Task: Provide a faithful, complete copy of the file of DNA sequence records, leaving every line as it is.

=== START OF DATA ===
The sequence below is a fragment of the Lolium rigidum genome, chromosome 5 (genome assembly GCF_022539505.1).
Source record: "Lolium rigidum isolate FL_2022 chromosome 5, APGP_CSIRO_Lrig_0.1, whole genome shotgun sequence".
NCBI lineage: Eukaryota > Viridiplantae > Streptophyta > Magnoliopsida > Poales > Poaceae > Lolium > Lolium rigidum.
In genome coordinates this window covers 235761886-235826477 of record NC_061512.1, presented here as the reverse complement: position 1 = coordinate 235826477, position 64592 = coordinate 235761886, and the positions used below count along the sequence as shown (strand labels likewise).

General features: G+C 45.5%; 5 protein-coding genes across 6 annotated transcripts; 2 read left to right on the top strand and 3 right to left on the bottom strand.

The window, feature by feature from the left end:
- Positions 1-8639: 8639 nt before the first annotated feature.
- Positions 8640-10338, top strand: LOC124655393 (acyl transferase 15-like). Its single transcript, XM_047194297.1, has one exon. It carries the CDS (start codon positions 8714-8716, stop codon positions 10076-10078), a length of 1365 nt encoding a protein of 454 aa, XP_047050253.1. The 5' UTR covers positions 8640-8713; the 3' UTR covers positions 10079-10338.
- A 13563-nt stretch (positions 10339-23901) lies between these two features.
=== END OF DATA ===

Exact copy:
The sequence below is a fragment of the Lolium rigidum genome, chromosome 5 (genome assembly GCF_022539505.1).
Source record: "Lolium rigidum isolate FL_2022 chromosome 5, APGP_CSIRO_Lrig_0.1, whole genome shotgun sequence".
NCBI lineage: Eukaryota > Viridiplantae > Streptophyta > Magnoliopsida > Poales > Poaceae > Lolium > Lolium rigidum.
In genome coordinates this window covers 235761886-235826477 of record NC_061512.1, presented here as the reverse complement: position 1 = coordinate 235826477, position 64592 = coordinate 235761886, and the positions used below count along the sequence as shown (strand labels likewise).

General features: G+C 45.5%; 5 protein-coding genes across 6 annotated transcripts; 2 read left to right on the top strand and 3 right to left on the bottom strand.

The window, feature by feature from the left end:
- Positions 1-8639: 8639 nt before the first annotated feature.
- Positions 8640-10338, top strand: LOC124655393 (acyl transferase 15-like). Its single transcript, XM_047194297.1, has one exon. It carries the CDS (start codon positions 8714-8716, stop codon positions 10076-10078), a length of 1365 nt encoding a protein of 454 aa, XP_047050253.1. The 5' UTR covers positions 8640-8713; the 3' UTR covers positions 10079-10338.
- A 13563-nt stretch (positions 10339-23901) lies between these two features.